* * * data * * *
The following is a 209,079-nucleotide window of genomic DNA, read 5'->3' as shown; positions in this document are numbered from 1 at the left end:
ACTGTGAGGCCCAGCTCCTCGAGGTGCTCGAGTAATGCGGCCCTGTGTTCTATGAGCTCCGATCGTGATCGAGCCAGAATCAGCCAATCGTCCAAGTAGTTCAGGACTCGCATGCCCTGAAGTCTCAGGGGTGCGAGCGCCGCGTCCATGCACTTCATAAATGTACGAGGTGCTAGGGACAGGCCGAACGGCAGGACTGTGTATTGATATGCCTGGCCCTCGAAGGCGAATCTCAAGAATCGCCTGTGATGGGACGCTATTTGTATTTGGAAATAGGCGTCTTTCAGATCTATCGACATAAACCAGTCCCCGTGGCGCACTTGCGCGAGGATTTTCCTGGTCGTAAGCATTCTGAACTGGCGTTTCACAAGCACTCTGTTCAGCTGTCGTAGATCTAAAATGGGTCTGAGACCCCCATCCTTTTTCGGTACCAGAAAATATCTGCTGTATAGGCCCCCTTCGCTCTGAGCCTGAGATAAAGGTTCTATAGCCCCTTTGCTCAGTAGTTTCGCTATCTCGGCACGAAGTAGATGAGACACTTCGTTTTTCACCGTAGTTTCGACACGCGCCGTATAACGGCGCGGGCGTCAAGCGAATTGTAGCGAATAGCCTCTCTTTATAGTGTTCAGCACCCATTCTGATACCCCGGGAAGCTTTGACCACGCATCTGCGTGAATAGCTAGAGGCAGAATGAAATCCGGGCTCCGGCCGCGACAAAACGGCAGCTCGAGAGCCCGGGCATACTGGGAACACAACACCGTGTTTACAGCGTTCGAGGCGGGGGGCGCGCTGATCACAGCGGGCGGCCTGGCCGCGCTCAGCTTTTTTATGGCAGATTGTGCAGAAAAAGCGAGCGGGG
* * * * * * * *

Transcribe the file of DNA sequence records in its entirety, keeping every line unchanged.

The following is a 209,079-nucleotide window of genomic DNA, read 5'->3' as shown; positions in this document are numbered from 1 at the left end:
ACTGTGAGGCCCAGCTCCTCGAGGTGCTCGAGTAATGCGGCCCTGTGTTCTATGAGCTCCGATCGTGATCGAGCCAGAATCAGCCAATCGTCCAAGTAGTTCAGGACTCGCATGCCCTGAAGTCTCAGGGGTGCGAGCGCCGCGTCCATGCACTTCATAAATGTACGAGGTGCTAGGGACAGGCCGAACGGCAGGACTGTGTATTGATATGCCTGGCCCTCGAAGGCGAATCTCAAGAATCGCCTGTGATGGGACGCTATTTGTATTTGGAAATAGGCGTCTTTCAGATCTATCGACATAAACCAGTCCCCGTGGCGCACTTGCGCGAGGATTTTCCTGGTCGTAAGCATTCTGAACTGGCGTTTCACAAGCACTCTGTTCAGCTGTCGTAGATCTAAAATGGGTCTGAGACCCCCATCCTTTTTCGGTACCAGAAAATATCTGCTGTATAGGCCCCCTTCGCTCTGAGCCTGAGATAAAGGTTCTATAGCCCCTTTGCTCAGTAGTTTCGCTATCTCGGCACGAAGTAGATGAGACACTTCGTTTTTCACCGTAGTTTCGACACGCGCCGTATAACGGCGCGGGCGTCAAGCGAATTGTAGCGAATAGCCTCTCTTTATAGTGTTCAGCACCCATTCTGATACCCCGGGAAGCTTTGACCACGCATCTGCGTGAATAGCTAGAGGCAGAATGAAATCCGGGCTCCGGCCGCGACAAAACGGCAGCTCGAGAGCCCGGGCATACTGGGAACACAACACCGTGTTTACAGCGTTCGAGGCGGGGGGCGCGCTGATCACAGCGGGCGGCCTGGCCGCGCTCAGCTTTTTTATGGCAGATTGTGCAGAAAAAGCGAGCGGGG